1284 - 1327 (43 years)
||Edward Plantagent II, King of England |
||25 Apr 1284
||Caernarvon, Caernervonshire, Wales
||21 Sep 1327
||Berkeley, Gloucestershire, England
||20 Dec 1327
||Gloucester, Gloucestershire, England
||2 May 2004 |
||Edward Plantagent I "Longshanks", King of England, b. 17 Jun 1239, Westminster, Middlesex, England , d. 8 Jul 1307, Burgh-on-Sands, Cumberland, England (Age 68 years) |
||Eleanor, Princess of Castile & Leon, Queen of Consorts, b. 1241, Castile, Spain , d. 28 Nov 1290, Harby, Nottinghamshire, England (Age 49 years) |
||18 Oct 1254
||Los Heulgas, Burgos, Spain
||Group Sheet | Family Chart
||Isabella, Princess of France, b. 1292, Paris, Seine, France , d. 22 Aug 1358, Hertford Castle, England (Age 66 years) |
||25 Jan 1307
||Boulogne, Pas-de-Calais, France
| ||1. Edward Plantegent III, King of England, b. 13 Nov 1312, Windsor Castle, Berkshire, England , d. 21 Jun 1377, Richmond, Surrey, England (Age 64 years)|
| ||2. Prince John of Eltham, Earl of Cornwall, b. 1316, d. 1336 (Age 20 years)|
| ||3. Princess Eleanor, b. 1318|
| ||4. Princess Joanna, b. 1321, d. 1362 (Age 41 years)|
||Group Sheet | Family Chart
King Edward II of England. He was murdered by having an intensely heated plumber’s iron shoved into his anus. It was part of a plot that deposed him filled with symbolism over his homosexuality. The bottom scene depicts his death.
- Edward II (1284-1327), Plantagenet King of England (1307-1327), whose incompetence and distaste for government finally led to his deposition and murder.
Edward was born on April 25, 1284, at Caernarvon, Wales, the fourth son of King Edward I and his first wife, Eleanor of Castile. The deaths of his older brothers made the infant prince heir to the throne; in 1301 he was proclaimed prince of Wales, the first heir apparent in English history to bear that title. The prince was idle and frivolous, with no liking for military campaigning or affairs of state. Believing that the prince's close friend Piers Gaveston, a Gascon knight, was a bad influence on the prince, Edward I banished Gaveston. On his father's death, however, Edward II recalled his favorite. Gaveston incurred the opposition of the powerful English barony. The nobles were particularly angered in 1308, when Edward made Gaveston regent for the period of the king's absence in France, where he went to marry Isabella, daughter of King Philip IV. In 1311 the barons, led by Thomas, Earl of Lancaster, forced the king to appoint from among them a committee of 21 nobles and prelates, called the lords ordainers. They proclaimed a series of ordinances that transferred the ruling power to themselves and excluded the commons and lower clergy from Parliament. After they had twice forced the king to banish Gaveston, and the king had each time recalled him, the barons finally had the king's favorite kidnapped and executed.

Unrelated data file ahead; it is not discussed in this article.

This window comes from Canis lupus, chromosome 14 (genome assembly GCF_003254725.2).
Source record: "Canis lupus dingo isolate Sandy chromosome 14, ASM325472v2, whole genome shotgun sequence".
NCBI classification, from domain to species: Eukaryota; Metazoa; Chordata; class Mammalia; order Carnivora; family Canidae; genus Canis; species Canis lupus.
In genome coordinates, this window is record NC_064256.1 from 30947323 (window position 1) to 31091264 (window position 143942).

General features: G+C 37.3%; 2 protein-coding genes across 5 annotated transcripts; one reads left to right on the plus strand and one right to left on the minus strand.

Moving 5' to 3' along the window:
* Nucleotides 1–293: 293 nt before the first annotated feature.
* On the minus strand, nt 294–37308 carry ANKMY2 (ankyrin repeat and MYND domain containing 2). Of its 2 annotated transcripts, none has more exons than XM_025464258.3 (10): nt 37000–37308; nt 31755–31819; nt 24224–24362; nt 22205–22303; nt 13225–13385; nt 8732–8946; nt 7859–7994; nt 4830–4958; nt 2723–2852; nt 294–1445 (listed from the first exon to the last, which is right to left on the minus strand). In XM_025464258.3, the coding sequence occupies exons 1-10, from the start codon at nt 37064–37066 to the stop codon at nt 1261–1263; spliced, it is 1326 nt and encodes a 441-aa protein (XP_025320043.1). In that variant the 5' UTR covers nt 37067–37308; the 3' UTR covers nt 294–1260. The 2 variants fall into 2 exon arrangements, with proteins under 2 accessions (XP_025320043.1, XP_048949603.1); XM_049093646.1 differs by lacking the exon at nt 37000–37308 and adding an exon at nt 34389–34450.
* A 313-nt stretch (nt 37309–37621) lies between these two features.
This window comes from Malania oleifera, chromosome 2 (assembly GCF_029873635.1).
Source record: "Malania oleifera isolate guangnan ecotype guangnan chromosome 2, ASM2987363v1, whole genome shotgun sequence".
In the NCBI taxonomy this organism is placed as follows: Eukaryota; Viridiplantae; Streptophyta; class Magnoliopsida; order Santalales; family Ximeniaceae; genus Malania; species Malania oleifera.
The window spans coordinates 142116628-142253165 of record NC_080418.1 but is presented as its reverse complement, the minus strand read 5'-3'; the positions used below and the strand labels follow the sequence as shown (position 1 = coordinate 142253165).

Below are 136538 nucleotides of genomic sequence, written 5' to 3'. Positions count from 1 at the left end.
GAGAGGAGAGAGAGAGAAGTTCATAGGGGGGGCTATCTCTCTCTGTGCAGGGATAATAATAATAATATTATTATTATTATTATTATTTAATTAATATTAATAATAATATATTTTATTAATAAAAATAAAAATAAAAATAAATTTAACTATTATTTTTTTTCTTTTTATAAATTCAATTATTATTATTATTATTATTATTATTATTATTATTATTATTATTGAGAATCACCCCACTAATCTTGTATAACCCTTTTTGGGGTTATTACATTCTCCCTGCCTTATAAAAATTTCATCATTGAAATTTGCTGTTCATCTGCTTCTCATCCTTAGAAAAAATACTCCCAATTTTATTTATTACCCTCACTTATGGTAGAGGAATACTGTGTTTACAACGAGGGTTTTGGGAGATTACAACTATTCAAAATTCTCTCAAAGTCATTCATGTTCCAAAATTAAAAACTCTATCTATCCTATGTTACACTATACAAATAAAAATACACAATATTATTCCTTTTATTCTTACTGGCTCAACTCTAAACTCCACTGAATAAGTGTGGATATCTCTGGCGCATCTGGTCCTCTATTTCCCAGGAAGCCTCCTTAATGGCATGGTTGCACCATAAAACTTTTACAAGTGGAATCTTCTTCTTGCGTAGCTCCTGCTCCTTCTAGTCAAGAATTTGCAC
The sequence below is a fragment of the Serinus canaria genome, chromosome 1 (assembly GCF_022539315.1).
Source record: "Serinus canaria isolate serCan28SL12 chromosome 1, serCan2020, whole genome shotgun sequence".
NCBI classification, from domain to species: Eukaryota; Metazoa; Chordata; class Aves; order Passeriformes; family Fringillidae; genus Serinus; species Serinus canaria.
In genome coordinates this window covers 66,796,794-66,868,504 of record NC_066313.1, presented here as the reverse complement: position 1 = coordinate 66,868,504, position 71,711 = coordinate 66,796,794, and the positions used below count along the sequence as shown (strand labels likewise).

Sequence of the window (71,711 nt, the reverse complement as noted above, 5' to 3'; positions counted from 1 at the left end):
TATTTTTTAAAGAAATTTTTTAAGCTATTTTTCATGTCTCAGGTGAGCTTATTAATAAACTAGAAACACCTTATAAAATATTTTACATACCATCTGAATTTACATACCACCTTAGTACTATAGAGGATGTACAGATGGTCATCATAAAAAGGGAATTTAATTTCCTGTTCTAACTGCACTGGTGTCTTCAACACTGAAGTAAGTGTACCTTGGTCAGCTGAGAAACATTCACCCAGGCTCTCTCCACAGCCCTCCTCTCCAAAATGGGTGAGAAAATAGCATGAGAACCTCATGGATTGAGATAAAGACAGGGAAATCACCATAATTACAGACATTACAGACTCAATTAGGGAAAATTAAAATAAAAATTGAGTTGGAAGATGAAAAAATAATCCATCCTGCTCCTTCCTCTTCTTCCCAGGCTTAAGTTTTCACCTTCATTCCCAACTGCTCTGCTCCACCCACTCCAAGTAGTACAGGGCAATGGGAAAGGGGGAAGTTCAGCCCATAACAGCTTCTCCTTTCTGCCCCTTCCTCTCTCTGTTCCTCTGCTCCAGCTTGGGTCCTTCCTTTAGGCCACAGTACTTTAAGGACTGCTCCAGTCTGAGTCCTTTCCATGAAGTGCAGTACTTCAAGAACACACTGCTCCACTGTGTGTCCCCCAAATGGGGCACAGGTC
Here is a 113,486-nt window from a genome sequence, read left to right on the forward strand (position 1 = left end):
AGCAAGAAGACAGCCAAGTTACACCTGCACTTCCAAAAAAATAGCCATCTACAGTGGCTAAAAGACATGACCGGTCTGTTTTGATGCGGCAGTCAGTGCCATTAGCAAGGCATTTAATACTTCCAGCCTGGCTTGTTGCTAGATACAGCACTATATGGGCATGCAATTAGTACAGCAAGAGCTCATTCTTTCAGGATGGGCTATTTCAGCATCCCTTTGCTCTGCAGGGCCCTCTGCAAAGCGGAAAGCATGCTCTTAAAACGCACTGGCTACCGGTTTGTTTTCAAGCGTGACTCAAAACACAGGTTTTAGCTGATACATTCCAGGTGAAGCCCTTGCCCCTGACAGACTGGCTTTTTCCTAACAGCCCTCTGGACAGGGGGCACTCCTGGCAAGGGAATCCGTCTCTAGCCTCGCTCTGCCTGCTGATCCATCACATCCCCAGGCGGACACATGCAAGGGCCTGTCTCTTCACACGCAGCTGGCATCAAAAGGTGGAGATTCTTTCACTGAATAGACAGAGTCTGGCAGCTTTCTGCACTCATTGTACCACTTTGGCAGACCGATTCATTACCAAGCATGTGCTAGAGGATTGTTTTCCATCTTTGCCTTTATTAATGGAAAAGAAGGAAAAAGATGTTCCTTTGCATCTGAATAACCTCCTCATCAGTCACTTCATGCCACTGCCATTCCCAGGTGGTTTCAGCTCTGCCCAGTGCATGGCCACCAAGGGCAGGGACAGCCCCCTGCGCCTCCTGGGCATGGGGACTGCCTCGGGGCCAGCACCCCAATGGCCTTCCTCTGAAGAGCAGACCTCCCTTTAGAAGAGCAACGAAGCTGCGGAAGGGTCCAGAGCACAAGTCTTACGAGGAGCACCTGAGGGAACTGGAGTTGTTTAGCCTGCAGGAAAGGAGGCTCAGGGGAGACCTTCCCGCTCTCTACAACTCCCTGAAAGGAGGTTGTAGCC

In the meantime, Robert Bruce had almost completed his reconquest of Scotland, which he had begun shortly after 1305. In 1314 Edward II and his barons raised an army of some 100,000 men with which to crush Bruce, but in the attempt to lift the siege of Stirling they were decisively defeated (see Battle of Bannockburn). For the following eight years the Earl of Lancaster virtually ruled the kingdom. In 1322, however, with the advice and help of two new royal favorites, the baron Hugh le Despenser, and his son, also Hugh le Despenser, Edward defeated Lancaster in battle and had him executed. The le Despensers thereupon became de facto rulers of England. They summoned a Parliament in which the commons were included and which repealed the ordinances of 1311 on the ground that they had been passed by the barons only. The repeal was a great step forward in English constitutional development, for it meant that thenceforth no law passed by Parliament was valid unless the House of Commons approved it.
Edward again futilely invaded Scotland in 1322, and in 1323 signed a 13-year truce with Bruce. In 1325 Queen Isabella accompanied the Prince of Wales to France, where, in accordance with feudal custom, he did homage to King Charles IV for the fief of Aquitaine. Isabella, who desired to depose the le Despensers, allied herself with some barons who had been exiled by Edward. In 1326, with their leader, Roger de Mortimer, Isabella raised an army and invaded England. Edward and his favorites fled, but his wife's army pursued and executed the le Despensers and imprisoned Edward. In January 1327, Parliament forced Edward to resign and proclaimed the prince of Wales, Edward III as king. On September 21 of that year Edward II was murdered by his captors at Berkeley Castle, Gloucestershire.
ing Edward II of England. He was murdered by having an intensely heated plumber’s iron shoved into his anus. It was part of a plot that deposed him filled with symbolism over his homosexuality.
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